From Impressionism to Surrealism: How Japan, Africa and Islam Influenced Major 19th and 20th Century French Art Movements

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Course Information
Discipline(s): 
Francophone Studies
Art History
Terms offered: 
Fall
Credits: 
3
Language of instruction: 
French
Contact Hours: 
45
Description: 

“If, on a sunny morning at the beginning of the century, Matisse hadn’t stopped in front of an antique shop on Rue de Rennes and admired a few statues of African art, one of the most important pictorial revolutions of the 20th century, and of art history as a whole, would never have happened.”

When considering the history of modern art, the question of its origins is often neglected. However, it is indeed possible to distinguish certain sources of influence in order to reveal some of the essential moments that brought art into modernity.

From the end of the 19th century, artists hoped to grasp modernity by freeing themselves from the traditional model of representation. This model was based Greek statues, in which the ultimate goal was imitation. To break with the secular, western tradition, and in order to renew their formal language, these artists looked for inspiration outside of the traditional framework: Japanese prints, African art, and Islamic decorative arts, which would all become models of reference and sources of major inspiration for artistic rebirth through the 1920s.

After having defined modernism, this course will be based around three approaches. Each section will be introduced with a presentation on the specific types of art mentioned in each region:

  1. The Far East and Beginning of Modernity in the 19th century
    After 1860, the Far East (and especially Japan) became a major source of inspiration for French painters who were in the midst of revolutionizing their art. With the opening of the Meji, Franco-Japanese relations intensified. In addition to other marvels, European artists discovered the prints of painters like Ukiyo-e (Pictures of a Floating World) at the London exhibition in 1862 and the Paris exhibitions in 1867, 1878, and 1889. They also discovered private art collectors such as Samuel Bing and Félix Bracquemond. The Goncourt brothers also published a collection of Hokusai’s work in 1896.
  1. Manet and Japonism
    In 1868, in his portrait of Emile Zola, Manet marks Japan’s presence in artistic and literary circles by placing a Japanese-style screen and a print next to the founder of naturalism. In his works, Manet uses familiar techniques first introduced by Ukiyo-e: subjects whose bodies are cut off by the frame, the suppression of the horizon to obtain a flat plane (En bateau, 1874) or the intrusion of vertical objects, which affect the painting’s unity (Le Chemin de Fer, 1873)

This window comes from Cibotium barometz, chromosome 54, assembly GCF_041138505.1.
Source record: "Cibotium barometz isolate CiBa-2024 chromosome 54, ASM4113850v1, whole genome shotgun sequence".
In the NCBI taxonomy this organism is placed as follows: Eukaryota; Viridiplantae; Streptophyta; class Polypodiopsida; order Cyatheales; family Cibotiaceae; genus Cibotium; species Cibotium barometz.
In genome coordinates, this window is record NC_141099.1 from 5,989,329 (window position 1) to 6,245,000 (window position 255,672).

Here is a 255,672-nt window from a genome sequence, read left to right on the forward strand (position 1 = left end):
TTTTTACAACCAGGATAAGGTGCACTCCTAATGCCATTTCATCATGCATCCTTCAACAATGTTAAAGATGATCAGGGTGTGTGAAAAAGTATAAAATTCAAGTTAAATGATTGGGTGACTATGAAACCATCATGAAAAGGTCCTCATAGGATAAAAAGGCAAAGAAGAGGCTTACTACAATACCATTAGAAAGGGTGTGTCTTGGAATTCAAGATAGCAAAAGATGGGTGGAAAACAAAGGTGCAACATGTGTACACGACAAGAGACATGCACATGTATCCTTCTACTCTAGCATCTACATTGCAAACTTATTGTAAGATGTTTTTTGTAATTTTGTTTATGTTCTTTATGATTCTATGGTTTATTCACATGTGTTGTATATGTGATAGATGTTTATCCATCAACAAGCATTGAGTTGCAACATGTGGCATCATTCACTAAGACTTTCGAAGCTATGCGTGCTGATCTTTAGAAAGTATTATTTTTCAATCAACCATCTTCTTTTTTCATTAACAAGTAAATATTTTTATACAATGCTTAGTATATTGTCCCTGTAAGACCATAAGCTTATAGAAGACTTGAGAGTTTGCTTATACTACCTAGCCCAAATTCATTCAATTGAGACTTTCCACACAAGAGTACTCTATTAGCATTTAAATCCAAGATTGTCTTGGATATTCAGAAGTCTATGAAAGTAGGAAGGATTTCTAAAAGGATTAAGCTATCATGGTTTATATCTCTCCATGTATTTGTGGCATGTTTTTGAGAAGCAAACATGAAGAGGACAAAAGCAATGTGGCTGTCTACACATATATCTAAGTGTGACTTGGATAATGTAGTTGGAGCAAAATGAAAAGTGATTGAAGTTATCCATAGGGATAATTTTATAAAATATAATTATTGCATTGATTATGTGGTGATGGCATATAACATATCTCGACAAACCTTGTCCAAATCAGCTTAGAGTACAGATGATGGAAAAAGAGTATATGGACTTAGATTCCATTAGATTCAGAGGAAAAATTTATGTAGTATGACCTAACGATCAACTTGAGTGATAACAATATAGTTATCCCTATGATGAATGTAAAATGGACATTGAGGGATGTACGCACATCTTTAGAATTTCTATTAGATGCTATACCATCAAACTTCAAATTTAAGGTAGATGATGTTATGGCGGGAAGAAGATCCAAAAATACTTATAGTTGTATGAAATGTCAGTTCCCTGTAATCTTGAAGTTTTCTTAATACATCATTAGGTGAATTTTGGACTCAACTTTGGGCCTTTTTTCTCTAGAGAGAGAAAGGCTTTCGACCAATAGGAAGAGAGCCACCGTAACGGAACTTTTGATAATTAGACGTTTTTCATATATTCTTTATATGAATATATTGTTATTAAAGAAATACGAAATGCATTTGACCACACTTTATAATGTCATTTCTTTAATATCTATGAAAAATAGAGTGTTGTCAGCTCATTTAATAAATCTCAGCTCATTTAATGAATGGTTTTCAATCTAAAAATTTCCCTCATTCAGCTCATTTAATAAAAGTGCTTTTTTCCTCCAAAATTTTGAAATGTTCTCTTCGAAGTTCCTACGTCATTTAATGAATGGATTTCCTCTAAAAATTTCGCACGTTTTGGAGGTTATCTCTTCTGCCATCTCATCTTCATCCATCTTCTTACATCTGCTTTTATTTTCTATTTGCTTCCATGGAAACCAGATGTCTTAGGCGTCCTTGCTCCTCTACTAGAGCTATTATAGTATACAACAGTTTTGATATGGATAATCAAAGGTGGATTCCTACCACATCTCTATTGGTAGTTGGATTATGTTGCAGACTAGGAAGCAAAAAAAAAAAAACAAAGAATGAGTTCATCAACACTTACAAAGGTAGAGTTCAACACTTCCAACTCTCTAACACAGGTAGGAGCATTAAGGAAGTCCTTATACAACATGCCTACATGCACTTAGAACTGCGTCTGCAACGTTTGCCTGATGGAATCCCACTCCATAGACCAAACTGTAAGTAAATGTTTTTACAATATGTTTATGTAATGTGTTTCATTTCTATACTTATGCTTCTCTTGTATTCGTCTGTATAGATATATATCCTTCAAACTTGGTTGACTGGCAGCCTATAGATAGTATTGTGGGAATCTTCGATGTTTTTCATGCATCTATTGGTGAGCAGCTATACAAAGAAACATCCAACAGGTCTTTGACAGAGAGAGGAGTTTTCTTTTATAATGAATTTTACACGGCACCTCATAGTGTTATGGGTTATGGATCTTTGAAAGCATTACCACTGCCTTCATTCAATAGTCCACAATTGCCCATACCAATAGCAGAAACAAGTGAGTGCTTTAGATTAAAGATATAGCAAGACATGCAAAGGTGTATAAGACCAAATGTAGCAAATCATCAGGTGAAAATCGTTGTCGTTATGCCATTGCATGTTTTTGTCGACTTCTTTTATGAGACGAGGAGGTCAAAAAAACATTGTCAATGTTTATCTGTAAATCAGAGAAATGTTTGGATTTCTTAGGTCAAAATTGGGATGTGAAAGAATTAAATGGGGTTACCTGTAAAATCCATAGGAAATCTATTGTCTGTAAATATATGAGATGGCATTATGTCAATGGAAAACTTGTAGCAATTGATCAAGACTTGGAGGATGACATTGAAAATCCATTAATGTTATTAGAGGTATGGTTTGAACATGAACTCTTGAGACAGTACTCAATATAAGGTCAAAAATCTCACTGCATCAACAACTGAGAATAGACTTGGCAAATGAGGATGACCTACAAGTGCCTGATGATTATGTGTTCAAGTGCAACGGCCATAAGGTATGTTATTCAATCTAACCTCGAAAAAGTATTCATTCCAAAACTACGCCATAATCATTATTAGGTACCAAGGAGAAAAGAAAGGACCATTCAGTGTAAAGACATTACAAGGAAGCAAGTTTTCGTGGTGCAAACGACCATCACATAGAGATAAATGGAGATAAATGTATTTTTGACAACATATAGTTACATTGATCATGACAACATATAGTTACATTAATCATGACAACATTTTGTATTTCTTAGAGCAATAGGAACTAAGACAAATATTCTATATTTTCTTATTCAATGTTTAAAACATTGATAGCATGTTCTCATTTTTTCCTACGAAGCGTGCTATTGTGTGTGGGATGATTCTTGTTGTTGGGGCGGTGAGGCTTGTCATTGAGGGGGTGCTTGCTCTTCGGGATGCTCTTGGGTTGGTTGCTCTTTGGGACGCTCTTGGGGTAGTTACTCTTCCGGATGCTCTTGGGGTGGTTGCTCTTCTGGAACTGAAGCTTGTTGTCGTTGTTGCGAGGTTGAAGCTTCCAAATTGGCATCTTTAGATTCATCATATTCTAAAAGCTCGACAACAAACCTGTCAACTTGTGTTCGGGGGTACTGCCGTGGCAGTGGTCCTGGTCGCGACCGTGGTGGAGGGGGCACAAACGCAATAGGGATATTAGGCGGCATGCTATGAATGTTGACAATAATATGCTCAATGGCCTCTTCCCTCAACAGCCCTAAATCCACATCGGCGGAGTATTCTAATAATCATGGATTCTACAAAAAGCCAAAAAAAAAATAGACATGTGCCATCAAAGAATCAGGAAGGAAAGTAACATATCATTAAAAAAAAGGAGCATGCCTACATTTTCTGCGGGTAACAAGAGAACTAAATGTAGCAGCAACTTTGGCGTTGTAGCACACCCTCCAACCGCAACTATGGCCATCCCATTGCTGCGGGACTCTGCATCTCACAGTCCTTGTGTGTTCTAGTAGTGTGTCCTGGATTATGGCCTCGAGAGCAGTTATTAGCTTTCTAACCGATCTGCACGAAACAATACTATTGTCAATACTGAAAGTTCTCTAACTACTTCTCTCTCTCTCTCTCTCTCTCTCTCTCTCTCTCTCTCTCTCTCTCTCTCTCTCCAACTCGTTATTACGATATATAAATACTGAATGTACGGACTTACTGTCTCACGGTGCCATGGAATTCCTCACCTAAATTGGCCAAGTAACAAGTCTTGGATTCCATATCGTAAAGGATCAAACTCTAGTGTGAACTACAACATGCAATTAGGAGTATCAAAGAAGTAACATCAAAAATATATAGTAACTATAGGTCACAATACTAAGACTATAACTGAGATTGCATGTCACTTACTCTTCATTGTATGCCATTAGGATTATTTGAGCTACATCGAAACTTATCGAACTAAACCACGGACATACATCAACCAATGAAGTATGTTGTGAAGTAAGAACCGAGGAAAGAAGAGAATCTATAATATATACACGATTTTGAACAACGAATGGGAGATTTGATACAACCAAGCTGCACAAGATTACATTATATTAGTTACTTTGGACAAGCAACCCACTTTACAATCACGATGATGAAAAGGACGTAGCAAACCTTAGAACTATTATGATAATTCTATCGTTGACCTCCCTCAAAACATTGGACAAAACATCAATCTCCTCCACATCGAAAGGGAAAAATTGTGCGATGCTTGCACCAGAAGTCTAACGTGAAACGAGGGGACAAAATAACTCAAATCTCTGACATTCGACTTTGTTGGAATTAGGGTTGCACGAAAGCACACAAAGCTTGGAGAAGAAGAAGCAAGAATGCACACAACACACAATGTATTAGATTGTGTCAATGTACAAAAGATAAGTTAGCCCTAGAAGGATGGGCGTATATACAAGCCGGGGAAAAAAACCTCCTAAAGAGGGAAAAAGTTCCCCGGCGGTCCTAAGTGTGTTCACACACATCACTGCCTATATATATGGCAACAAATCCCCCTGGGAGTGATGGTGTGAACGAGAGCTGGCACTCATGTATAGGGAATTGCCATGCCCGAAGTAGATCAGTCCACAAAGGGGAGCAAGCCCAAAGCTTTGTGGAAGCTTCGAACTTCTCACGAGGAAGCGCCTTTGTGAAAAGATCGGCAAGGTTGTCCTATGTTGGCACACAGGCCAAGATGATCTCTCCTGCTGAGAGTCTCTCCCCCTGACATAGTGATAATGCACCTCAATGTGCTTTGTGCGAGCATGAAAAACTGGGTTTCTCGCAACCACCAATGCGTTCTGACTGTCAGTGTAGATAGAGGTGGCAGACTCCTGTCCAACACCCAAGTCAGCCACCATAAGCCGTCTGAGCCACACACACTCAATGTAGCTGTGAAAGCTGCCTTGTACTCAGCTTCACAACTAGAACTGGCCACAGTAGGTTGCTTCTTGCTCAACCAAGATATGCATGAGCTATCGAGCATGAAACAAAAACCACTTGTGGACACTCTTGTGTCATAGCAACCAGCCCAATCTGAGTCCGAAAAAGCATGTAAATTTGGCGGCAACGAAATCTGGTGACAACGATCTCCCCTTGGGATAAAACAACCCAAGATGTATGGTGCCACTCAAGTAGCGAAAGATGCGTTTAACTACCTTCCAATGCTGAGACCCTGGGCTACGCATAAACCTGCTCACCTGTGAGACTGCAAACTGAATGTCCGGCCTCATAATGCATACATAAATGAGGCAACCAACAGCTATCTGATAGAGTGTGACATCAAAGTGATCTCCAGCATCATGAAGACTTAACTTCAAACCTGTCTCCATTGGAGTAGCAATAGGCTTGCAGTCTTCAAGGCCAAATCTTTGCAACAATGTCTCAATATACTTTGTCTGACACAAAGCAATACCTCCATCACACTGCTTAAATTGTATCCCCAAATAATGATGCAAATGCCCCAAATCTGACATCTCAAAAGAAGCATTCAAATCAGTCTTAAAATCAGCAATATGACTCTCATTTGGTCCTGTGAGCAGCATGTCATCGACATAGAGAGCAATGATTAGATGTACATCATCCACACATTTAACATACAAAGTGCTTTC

2. The Impressionists and Japanese Prints (series, framing, perspective) – Claude Monet, Cezanne, Degas, Van Gogh, Toulouse Lautrec, Gaugin and the “Nabis” (Bonnard, Denis, Vuillard)
  1. Primitivism in Modern Art

    1. With the rise of 20th century painters, so too came an interest in African Art, which would heavily influence Fauvism, German Expressionism, and Cubism. Primitivism gave birth to modern art. Young artists were inspired by Van Gogh and Paul Gaugin, and found new artistic horizons (notably in the Far East and Polynesia), as well as in the themes of the cosmos, nature, and the preservation of civilization.

      1. African Art: A 20th Century Pictorial Revolution
      2. Primitivism and Fauvism (Matisse, Vlaminck, Derain, Braque)
      3. The German Expressionists: simplification of pictorial technique and expression (Kandinsky, Macke, Marc, Nolde)
      4. Cubism (Picasso and Braque)
      5. Modern sculpture (Brancusi, Giacometti, Modigliani)
      6. Primitivism and the subconscious (Dada and Surrealism)
      7. Primitivist tendencies in abstract art: the search for “basic” forms (Kanidnksy, Malevitch, Kupka, Mondrian)
  2. Decorative Arts and Islam
    For many years, painters found inspiration in the Far East. However, this was an imagined Orient. It was only after the first artist visits, such as that of Delacroix, that Islamic art became more than an orientalist fantasy and began to inspire painters in the use of color, which would create major shifts in their representation of space and flat surfaces (Renoir, Kees Van Dogen, Matisse, Klee). Further shifts occurred as a result of Islamic Art’s decorative nature. Artists, especially Matisse, would soon realize that eastern art was not that of the Western descriptions since the Renaissance, seen as inferior, a mere accessory in comparison to the great European works of painting and sculpture, but rather the vehicle for the most sacred and symbolic messages art can engender, something sacred, mystical, and profound. Finally, because much of Islamic art banned the representation of evil, European artists began to dedicate themselves to the expression of happiness (Renoir, Matisse).

    1. Orientalism (Gros, Ingres, Chasseriau, Delacroix before 1832)
    2. Color (Delacroix after 1832, Kees Van Dogen, Camoin, Marquet, Matisse)
    3. Perspective and the consideration of flat surfaces (Klee and the Berber rugs, Matisse)
    4. “Major” vs. “Minor” art (Matisse et the Chapelle du Rosaire, Fauvist ceramics and Picasso)
    5. Abstraction and geometry (Kupka, Kandinksy)

Historical period of study: from Delacroix and Manet to Abstract Art

 

Attendance policy: 

Attendance is mandatory. Please note that absences and tardies will prevent you from fully understanding the material of the course and lowers your final grade. In case of illness, please alert your professor and the academics coordinator.

Learning outcomes: 

By the end of the course, students will be able to:

  • Analyze a work of modern art
  • Analyze art history texts in French
  • Use specific vocabulary related to art history in oral converation and in written work
Method of presentation: 

Courses will be taught in French, and will include lectures based on course texts and illustrations. A collection of documents (workbook) will be given to each student at the beginning of the semester (see the bibliography at the end of the document). We will focus works of art and the ways in which we think about them, and numerous (mandatory) museum visits will complete this course of study (see the list of visits at the end of the document).